The Art of Freelance Journalism

How to Land a Freelance Journalism Job

Journalists often work alone, without a second set of eyes or the safety net of a group decision. Critics on the right argue that journalists hide behind a false objectivity that masks liberal worldviews or privileges a straight, white, male perspective.

A more diverse newsroom armed with a wide range of backgrounds, experiences, relationships, skills and expertise can spot more stories. Attribute information until it can be independently verified.

How to Pitch a Story

Getting a story idea in front of an editor is one of the hardest steps to landing a freelance writing job. The key is preparing the right pitch at the right time.

A journalist’s inbox is cluttered with pitches and stories, and yours must stand out to be noticed. It helps to have a subject line that grabs attention, but you also want the rest of your pitch to be concise and clear.

According to Muck Rack’s State of Journalism, editors prefer pitches that are no more than three paragraphs in length. Including relevant and useful data is another way to make your pitch more appealing.

Rachel Charlton-Dailey, editor of “The Unwritten,” an online magazine that shares the stories of disabled people, suggests tying your story to current news values and issues. She says that editors will be more inclined to take your story seriously if it is not only timely but if it has a clear focus and if you have research, data or case studies that support the idea.

Writing a Story

A big part of being a journalist is finding and writing stories that people want to read. There are many steps that go into this, including researching the topic, interviewing sources, and writing the story. It is important to be factual and cite your sources. Journalists are held to a high standard and most credible news organizations have staff members dedicated to making sure the information they publish is accurate.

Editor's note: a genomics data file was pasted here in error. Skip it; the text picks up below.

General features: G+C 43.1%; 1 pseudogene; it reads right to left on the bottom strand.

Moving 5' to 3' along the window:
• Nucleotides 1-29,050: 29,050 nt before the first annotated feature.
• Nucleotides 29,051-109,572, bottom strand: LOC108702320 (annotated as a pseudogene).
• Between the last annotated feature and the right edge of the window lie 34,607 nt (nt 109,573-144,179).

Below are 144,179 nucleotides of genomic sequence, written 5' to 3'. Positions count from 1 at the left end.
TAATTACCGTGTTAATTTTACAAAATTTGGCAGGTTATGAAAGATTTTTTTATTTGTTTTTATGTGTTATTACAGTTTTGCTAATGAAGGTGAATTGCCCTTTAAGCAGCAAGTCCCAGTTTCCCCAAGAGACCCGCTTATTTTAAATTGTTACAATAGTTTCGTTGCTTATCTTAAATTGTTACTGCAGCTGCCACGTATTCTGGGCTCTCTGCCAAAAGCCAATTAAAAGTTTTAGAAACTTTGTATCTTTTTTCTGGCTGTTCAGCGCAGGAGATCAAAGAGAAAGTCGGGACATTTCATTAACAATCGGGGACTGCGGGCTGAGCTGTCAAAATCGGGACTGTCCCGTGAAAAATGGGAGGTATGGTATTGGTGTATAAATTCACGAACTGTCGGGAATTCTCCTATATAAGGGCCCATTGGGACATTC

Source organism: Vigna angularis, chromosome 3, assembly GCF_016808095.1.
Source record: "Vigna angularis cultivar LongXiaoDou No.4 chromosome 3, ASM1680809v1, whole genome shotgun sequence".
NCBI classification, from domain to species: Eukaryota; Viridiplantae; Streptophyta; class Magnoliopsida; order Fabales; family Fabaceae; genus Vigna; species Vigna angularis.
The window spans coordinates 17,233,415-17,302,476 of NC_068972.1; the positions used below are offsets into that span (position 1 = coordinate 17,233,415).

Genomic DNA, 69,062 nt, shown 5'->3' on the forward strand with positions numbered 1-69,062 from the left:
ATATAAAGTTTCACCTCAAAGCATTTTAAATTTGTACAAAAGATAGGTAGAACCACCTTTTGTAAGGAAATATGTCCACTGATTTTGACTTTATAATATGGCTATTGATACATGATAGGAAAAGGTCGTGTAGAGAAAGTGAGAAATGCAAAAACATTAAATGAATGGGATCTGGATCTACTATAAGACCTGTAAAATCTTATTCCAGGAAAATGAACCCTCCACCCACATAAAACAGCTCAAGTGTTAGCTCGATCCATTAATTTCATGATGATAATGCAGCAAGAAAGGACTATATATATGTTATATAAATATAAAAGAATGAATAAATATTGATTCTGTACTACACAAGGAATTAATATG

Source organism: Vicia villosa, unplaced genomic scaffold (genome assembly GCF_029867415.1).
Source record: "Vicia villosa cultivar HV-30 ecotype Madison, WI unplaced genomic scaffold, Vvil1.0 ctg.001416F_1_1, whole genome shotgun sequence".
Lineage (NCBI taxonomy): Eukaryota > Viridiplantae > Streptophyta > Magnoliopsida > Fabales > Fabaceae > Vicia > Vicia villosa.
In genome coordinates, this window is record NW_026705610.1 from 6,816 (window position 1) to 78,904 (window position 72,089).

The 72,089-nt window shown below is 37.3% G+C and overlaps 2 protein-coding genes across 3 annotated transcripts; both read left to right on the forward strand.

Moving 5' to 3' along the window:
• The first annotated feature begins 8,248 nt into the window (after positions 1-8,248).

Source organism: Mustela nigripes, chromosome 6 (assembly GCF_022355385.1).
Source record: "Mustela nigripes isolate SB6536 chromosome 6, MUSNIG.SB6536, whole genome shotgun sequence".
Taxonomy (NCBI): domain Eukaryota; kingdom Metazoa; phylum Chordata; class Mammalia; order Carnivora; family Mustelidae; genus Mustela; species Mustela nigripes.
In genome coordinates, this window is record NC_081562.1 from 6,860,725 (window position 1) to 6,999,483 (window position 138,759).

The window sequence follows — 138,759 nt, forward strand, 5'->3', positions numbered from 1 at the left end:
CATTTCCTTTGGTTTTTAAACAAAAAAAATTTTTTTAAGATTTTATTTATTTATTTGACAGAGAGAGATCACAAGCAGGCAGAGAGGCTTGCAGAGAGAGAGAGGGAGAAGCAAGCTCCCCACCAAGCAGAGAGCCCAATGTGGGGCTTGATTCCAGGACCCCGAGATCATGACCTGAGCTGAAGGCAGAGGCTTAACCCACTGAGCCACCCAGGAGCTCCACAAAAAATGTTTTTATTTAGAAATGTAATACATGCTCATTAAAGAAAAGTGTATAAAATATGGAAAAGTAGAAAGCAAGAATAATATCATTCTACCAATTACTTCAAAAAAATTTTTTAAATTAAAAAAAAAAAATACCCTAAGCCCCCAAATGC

In addition to writing traditional text-based news articles, journalists also film documentaries, record podcasts, create photo essays, and help to run 24-hour TV broadcasts. In addition, the internet and social media have made it easier than ever for journalists to keep the public informed on a wide variety of topics. Whether they are reporting on hard news, such as politics or the economy, or soft news, like celebrity gossip or lifestyle issues, journalism plays an essential role in our society. It takes a keen mind, an able pen and a facility with language to succeed in this profession.

Getting a Story Pitch

Journalists receive many pitches each day, and even an amazing one can fall flat if it’s not delivered at the right time. As such, a journalist should consider their deadlines and what their audience may be interested in before sending a pitch.

It’s also important to take into account a journalist’s previous coverage on the subject matter. This can help you determine whether your article is a new angle on an old topic, or an attempt to repackage existing research.

In the same vein, journalists are looking for newsworthy angles that can bring their audiences new information and a fresh perspective. For example, a story about the effects of tax reform could be a new take on an old development or it could highlight how individual taxpayers are affected by changes to the system. Either way, it needs to be timely or it won’t be newsworthy. Timeliness is a major factor in how often editors pick up and publish stories.


Journalists spend a great deal of time immersed in their work, examining resources and materials to uncover reliable data. They are charged with educating themselves on topics so that they can distill complex issues into bite size tidbits for their readers.

A journalist needs to rely on facts in order to maintain the public’s trust. They are not allowed to bend the truth for their own purposes or to promote a particular viewpoint. They must present the entire picture, including all sides of a story.

Once they have the green light to pursue a story, journalists begin gathering elements such as interviews, photos, video and other pertinent details. Then, they work through the story, ensuring that all of the information flows in a logical progression from start to finish. This style of reporting is called “tight” writing within journalistic standards. Each paragraph should add new information to the story, avoiding repetition of the same information.

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